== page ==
Yeah, I knew that Jimmy had been keeping an eye on the villagers, and Kora’s dropship is a big reveal. It’s a big piece of the puzzle for them. So he would’ve noticed that Kora was going to hide it, and I knew that that’s where they would have their little conversation about the why of the both of them. “You and I are alike, designed to kill for them.” It’s that idea. 

So to bring Jimmy into that sequence, I’d been working on this shot where we discovered Jimmy against the waterfall. It’s two shots: the reveal and then what she sees. But it worked out great. She’s scared, but then you see her relax because she knows it’s like an old friend in a weird way. She’s never fought with this Jimmy, but she has fought with other ones. So she’s comfortable with Jimmies, and she understands the way they think.

Netflix is doing a lot of reshuffling right now, so what can you say at this stage regarding Part Three

As they do their reshuffling, I’m just not sure what they intend. We 100 percent know where the movies go and everything, and I’m excited for everyone to check out Part Two. I’m also excited for everyone to get to go on this alternative reality director’s cut journey, which is my catharsis. It was amazingly fun to do. But now that you’re four hours into the Rebel Moon universe, with another potential six hours coming for you, it’ll be fun to see where we go after that.

Sofia Boutella as Kora in Rebel Moon — Part Two: The Scargiver.

Netflix

You’ve served as your own DP on your last three films. Has that job changed anything about the way you direct when compared to your days with your longtime DP Larry Fong?

Don’t get me wrong, I loved my days with Larry, and I wouldn’t trade them for the world. But I was a director-cameraman in the commercial world for 10 years, and it was kind of the way I normally worked. So [being the DP] doesn’t change the way I [work], but the main thing is that I’m just much more present from moment to moment. I have to be. When you’re just directing, there’s time for self-reflection. As they’re lighting, there’s time to think about the way the scene is going to go and stuff. And in the current working conditions, I’m 100 percent in all the way, all the time, and there’s no resting or thinking. You have to be very prepared. It’s difficult to shoot a movie, and I thank God I have John Clothier, my camera operator. I operated the second camera and did plenty of operating. So it’s an exhaustive and difficult thing, but I really love doing it. I love lighting and it’s super fun.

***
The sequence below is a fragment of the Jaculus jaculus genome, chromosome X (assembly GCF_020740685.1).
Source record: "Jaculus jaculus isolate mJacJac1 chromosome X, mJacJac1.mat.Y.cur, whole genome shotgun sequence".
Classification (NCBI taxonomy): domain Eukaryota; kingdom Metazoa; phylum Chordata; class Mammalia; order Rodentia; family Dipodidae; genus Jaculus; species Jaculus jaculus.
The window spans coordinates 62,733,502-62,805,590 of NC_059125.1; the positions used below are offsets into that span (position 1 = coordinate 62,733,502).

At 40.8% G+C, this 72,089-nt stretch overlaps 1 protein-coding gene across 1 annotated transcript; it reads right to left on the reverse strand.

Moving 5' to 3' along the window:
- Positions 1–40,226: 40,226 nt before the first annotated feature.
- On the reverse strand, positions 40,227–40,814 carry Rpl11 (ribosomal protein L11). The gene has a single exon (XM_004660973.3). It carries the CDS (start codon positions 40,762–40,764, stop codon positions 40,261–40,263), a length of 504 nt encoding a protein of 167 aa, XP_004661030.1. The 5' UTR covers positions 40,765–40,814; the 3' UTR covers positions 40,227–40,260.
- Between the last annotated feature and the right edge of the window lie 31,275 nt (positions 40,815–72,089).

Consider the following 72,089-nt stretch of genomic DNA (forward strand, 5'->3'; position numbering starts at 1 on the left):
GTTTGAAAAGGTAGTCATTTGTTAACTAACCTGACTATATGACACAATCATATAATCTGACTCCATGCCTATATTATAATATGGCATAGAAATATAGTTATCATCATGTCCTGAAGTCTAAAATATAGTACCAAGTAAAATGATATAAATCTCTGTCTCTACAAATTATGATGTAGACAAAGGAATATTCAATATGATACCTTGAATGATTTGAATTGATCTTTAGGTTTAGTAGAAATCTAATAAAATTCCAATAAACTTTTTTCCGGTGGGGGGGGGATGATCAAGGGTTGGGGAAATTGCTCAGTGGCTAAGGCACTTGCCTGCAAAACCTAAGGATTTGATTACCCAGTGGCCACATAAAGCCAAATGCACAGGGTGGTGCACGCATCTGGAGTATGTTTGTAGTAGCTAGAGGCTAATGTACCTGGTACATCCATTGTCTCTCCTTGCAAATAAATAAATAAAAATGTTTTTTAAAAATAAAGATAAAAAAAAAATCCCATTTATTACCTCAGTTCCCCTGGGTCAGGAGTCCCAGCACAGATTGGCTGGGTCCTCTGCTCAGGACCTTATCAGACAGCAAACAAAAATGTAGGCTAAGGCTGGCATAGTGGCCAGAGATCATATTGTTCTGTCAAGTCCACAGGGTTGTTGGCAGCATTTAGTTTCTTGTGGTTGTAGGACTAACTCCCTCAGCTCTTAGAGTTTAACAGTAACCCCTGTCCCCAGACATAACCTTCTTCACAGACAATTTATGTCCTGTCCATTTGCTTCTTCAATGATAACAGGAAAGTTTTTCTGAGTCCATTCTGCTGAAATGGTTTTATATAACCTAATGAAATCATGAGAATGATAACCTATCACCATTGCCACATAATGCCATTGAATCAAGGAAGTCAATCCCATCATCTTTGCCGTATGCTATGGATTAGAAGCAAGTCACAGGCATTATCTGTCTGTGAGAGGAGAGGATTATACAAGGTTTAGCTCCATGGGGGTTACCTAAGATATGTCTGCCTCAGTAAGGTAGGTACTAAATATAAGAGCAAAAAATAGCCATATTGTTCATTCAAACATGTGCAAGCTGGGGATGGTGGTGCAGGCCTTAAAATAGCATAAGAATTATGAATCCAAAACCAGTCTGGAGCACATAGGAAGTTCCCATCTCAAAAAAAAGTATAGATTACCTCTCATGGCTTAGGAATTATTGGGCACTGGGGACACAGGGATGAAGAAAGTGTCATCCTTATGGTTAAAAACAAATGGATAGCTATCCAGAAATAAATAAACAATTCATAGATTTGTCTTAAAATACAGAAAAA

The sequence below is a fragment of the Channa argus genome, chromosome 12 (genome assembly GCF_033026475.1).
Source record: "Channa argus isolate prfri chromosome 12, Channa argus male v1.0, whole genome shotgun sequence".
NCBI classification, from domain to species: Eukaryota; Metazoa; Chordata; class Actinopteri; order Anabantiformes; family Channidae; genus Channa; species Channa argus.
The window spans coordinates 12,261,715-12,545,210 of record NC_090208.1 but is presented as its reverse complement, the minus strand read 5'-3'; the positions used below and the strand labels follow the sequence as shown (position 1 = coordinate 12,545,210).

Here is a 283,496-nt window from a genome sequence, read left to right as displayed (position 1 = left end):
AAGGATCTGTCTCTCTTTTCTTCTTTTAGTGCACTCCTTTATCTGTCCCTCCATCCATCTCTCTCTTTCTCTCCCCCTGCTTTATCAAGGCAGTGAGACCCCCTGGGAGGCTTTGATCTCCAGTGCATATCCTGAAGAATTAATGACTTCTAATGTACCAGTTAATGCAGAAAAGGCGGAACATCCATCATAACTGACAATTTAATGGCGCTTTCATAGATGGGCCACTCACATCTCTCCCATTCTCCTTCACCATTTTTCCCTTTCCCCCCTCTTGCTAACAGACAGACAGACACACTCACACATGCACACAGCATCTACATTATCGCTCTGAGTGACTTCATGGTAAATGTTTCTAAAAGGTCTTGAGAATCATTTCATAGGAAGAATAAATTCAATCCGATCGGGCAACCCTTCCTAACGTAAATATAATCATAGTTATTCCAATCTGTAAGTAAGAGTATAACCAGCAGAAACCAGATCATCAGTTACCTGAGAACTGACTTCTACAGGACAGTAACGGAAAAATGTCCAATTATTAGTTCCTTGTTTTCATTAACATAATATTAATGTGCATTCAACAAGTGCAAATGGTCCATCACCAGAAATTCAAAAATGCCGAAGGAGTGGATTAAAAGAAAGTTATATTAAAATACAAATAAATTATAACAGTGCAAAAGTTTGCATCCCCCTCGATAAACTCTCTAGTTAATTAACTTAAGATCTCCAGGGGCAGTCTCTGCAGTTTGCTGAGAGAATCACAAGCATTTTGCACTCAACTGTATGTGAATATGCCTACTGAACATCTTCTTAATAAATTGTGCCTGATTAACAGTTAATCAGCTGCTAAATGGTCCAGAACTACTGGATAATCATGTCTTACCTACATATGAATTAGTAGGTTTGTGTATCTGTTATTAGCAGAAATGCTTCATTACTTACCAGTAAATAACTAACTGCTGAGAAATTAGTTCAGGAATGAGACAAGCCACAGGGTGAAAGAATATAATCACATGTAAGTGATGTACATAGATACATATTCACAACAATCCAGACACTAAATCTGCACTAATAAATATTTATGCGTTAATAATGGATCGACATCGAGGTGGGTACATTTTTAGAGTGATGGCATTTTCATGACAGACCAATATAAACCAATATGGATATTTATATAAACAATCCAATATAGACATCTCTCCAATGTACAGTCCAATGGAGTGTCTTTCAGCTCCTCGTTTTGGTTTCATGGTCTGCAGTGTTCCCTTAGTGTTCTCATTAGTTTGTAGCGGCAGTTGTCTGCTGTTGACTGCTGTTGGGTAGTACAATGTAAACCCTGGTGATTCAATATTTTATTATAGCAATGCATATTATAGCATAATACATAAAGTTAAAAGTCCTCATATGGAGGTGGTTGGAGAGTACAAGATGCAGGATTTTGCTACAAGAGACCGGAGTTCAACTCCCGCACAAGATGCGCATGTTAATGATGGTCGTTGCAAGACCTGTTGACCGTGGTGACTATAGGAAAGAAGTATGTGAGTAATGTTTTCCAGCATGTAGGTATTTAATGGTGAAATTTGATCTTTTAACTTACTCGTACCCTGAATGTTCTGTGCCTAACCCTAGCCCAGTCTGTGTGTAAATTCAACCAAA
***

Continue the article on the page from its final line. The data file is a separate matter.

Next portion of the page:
Chris Nolan paid you quite a compliment not too long ago, saying, “There’s no superhero science-fiction film coming out these days where I don’t see some influence of Zack.” I know you’re friends, but did that high praise still bowl you over? 

It’s too much! (Laughs.) No, it was nice. I hold him in the highest regard, and he’s an amazing filmmaker, obviously. I don’t need to tell you that. He loves movies. He’s a real student of film as well, and so, coming from him, it’s really incredibly kind.

Director-writer-producer Zack Snyder and producer Deborah Snyder on the set of Rebel Moon.

Clay Enos/Netflix

Chris turned a profit on Interstellar’s corn. Were you able to sell Rebel Moon’s wheat and grain?

We didn’t earn a profit, but we did use the grain. A lot of the cattle on the farm where we grew our wheat were fed with our grain, and we also drank some beer that was made from it. (Laughs.)

When Tom Holkenborg first emailed you that transcendent Flash theme for the climactic sequence in Zack Snyder’s Justice League where Barry winds back the clock, could you immediately sense that you’d struck gold with that cue?

Tom is such an incredibly talented composer, and with that sequence in particular, it’s one of those things where, in some ways, the music disappeared. It was also the most obvious thing at the same time, because it fits so perfectly into the sequence. It was like the sequence didn’t exist before I saw it with that music on it, and then you were like, “Oh, there it is!” So one of Tom’s gifts is that he really knows how to make it live, and there are very few guys out there that can do that.

For whatever reason, I didn’t catch Sucker Punch until a handful of years ago, and I remember thinking, “Oh, that’s why Zack keeps rehiring Jena Malone,” as she’s quite good in the movie. You still have unfinished business with that one? 

Absolutely. The extended version is not really a director’s cut, but it’s 18 minutes longer and much better than the theatrical version. But there’s another version that I would say is really the movie-movie.

Decades from now, when your family asks you about the making of Rebel Moon, what day will you likely tell them about first?

It’d be a lot of the scenes in the longhouse, weirdly, with all the sci-fi weirdness. I remember very vividly — as if it was happening right now — Charlotte [Maggi] handing the banners out to everyone and all the dancing. The way we built the set, it was completely immersive. If you went out the front door, you’re in Veldt. It’s everywhere. You can’t get away from it. And for a lot of those scenes, we’d look out the door, so we’d hide all the equipment and everything. So those were really special nights where we would all be hanging out and laughing and filming these scenes. It was like summer camp.

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Rebel Moon — Part Two: The Scargiver is now streaming on Netflix.